Concerns Over Battery Fires Hinder South Korea’s EV Sales


Safety Concerns Impacting EV Sales
South Korea witnessed a 0.1% decline in electric vehicle (EV) sales in 2023, marking the first annual drop since 2017. The primary factor contributing to this decline is the apprehension among drivers regarding the risk of battery fires. A survey conducted by the Korea Transportation Safety Authority in November revealed that South Korean drivers fear potential EV fires during charging or in the event of a collision.

Notable Incidents Raise Alarm
The decline in EV sales can be linked to several high-profile cases of EVs catching fire in South Korea in 2020 and 2021. Notably, an electric bus manufactured by Hyundai Motor caught fire three years ago, raising concerns about the safety of EVs. Additionally, Hyundai Motor’s recall of over 77,000 Kona EVs globally due to fire incidents added to the apprehension. Disagreements between Hyundai and battery supplier LG Chem further fueled uncertainties.

Insufficient Charging Infrastructure
A significant hurdle to EV adoption in South Korea is the insufficient number of charging points. The lack of charging infrastructure, particularly in closed-space underground parking lots of high-rise apartment buildings, has dissuaded drivers from transitioning to EVs. This has contributed to the overall decline in EV sales.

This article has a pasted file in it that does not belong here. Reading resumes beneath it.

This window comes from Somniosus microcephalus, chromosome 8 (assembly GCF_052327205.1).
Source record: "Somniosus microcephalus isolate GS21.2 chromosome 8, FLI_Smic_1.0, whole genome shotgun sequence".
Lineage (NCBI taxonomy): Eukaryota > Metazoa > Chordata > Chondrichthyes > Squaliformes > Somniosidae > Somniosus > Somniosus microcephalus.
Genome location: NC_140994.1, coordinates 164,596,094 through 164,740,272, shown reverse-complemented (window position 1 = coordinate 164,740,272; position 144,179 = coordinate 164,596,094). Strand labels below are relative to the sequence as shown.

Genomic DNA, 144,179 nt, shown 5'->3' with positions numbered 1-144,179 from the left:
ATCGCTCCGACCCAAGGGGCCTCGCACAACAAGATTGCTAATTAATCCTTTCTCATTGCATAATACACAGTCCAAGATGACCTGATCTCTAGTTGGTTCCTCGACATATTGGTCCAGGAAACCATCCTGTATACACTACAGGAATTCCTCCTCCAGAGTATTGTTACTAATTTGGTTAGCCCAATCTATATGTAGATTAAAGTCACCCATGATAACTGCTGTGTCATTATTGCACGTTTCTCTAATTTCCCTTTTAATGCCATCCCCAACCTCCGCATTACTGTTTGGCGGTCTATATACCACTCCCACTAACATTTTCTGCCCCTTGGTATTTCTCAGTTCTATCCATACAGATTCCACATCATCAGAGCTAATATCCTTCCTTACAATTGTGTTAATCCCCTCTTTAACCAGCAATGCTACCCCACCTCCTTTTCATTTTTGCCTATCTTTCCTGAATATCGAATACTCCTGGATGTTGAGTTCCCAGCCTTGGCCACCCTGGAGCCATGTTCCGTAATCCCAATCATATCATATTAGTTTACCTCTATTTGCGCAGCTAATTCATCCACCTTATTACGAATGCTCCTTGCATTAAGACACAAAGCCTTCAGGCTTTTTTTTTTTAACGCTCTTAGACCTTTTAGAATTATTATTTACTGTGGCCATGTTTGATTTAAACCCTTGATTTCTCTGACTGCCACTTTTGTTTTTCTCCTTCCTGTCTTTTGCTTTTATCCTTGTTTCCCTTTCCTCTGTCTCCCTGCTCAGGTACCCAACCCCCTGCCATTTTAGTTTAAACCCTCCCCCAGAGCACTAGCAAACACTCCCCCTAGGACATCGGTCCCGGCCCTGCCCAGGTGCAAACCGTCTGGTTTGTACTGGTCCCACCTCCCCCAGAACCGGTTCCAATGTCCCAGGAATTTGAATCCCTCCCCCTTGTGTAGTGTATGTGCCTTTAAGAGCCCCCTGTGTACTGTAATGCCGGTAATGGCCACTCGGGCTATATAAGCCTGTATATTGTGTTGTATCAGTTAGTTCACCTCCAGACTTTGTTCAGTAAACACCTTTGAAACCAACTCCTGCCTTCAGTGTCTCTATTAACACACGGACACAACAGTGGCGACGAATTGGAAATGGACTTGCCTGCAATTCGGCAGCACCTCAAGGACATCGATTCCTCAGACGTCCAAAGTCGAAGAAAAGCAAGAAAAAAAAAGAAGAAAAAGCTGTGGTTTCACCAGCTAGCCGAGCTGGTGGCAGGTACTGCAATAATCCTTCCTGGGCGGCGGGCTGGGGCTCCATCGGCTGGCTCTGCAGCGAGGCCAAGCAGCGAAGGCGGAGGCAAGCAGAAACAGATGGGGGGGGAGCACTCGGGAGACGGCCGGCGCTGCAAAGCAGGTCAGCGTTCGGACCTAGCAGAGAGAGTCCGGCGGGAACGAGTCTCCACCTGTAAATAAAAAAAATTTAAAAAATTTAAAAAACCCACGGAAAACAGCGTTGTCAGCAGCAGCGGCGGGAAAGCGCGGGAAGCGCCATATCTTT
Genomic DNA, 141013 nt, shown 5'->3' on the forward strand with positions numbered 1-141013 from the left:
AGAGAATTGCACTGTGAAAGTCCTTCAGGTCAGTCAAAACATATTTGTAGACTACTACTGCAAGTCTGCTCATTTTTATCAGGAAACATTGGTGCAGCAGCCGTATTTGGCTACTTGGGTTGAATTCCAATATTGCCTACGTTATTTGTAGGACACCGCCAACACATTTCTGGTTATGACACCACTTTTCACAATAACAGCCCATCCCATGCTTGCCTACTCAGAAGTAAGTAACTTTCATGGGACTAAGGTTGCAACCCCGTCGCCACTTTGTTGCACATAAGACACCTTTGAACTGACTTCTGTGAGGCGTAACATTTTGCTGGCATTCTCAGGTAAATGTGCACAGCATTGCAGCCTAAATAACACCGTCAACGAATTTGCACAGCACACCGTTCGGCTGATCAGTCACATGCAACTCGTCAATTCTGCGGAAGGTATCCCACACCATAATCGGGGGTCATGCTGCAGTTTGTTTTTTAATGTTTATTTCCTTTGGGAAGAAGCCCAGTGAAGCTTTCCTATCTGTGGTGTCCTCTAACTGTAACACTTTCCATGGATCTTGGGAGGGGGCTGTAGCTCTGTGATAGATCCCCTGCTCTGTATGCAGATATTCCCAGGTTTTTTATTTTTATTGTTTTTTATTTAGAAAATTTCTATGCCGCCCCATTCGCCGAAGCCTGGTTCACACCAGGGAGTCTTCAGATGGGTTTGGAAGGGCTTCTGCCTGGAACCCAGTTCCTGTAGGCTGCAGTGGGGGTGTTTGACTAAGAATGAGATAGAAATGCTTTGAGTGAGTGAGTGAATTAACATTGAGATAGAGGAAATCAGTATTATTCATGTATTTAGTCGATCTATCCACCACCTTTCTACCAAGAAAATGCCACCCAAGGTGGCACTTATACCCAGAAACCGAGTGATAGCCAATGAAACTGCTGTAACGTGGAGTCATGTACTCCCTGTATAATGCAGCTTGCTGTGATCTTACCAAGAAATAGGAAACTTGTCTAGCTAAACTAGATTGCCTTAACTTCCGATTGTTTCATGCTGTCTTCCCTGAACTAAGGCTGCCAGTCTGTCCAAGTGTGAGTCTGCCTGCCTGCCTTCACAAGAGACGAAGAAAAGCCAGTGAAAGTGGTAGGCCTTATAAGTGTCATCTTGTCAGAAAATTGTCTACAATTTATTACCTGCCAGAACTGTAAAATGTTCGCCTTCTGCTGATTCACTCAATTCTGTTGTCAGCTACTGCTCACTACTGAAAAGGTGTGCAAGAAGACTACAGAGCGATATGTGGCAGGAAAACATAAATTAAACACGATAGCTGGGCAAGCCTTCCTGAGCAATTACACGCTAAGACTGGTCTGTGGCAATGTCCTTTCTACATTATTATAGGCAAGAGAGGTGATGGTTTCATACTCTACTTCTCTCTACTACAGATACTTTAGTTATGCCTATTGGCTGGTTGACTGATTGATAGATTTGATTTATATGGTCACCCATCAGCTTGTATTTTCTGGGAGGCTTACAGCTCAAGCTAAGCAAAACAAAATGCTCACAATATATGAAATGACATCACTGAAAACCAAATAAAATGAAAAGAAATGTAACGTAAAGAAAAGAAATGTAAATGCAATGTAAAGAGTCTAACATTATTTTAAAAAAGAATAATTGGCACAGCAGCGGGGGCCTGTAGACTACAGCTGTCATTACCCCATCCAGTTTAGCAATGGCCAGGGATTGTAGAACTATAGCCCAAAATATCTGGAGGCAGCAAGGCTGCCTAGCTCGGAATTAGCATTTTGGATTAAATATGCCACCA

Economic Factors at Play
Beyond safety concerns, economic factors have played a role in the drop in EV sales. The relatively higher prices of EVs compared to traditional passenger cars, coupled with rising interest rates, have deterred potential buyers. Globally, affordability, anxiety over battery range, and a sparse network of charging points have been identified as key factors influencing consumer decisions.

Global Trends and Concerns
The hesitancy towards EV adoption is not unique to South Korea. Internationally, consumers cite price affordability, concerns about battery range, limited charging infrastructure, and higher insurance costs as reasons for reconsidering the shift to electric vehicles. Recent warnings from U.S. car dealers highlight the need for addressing these concerns on a broader scale.


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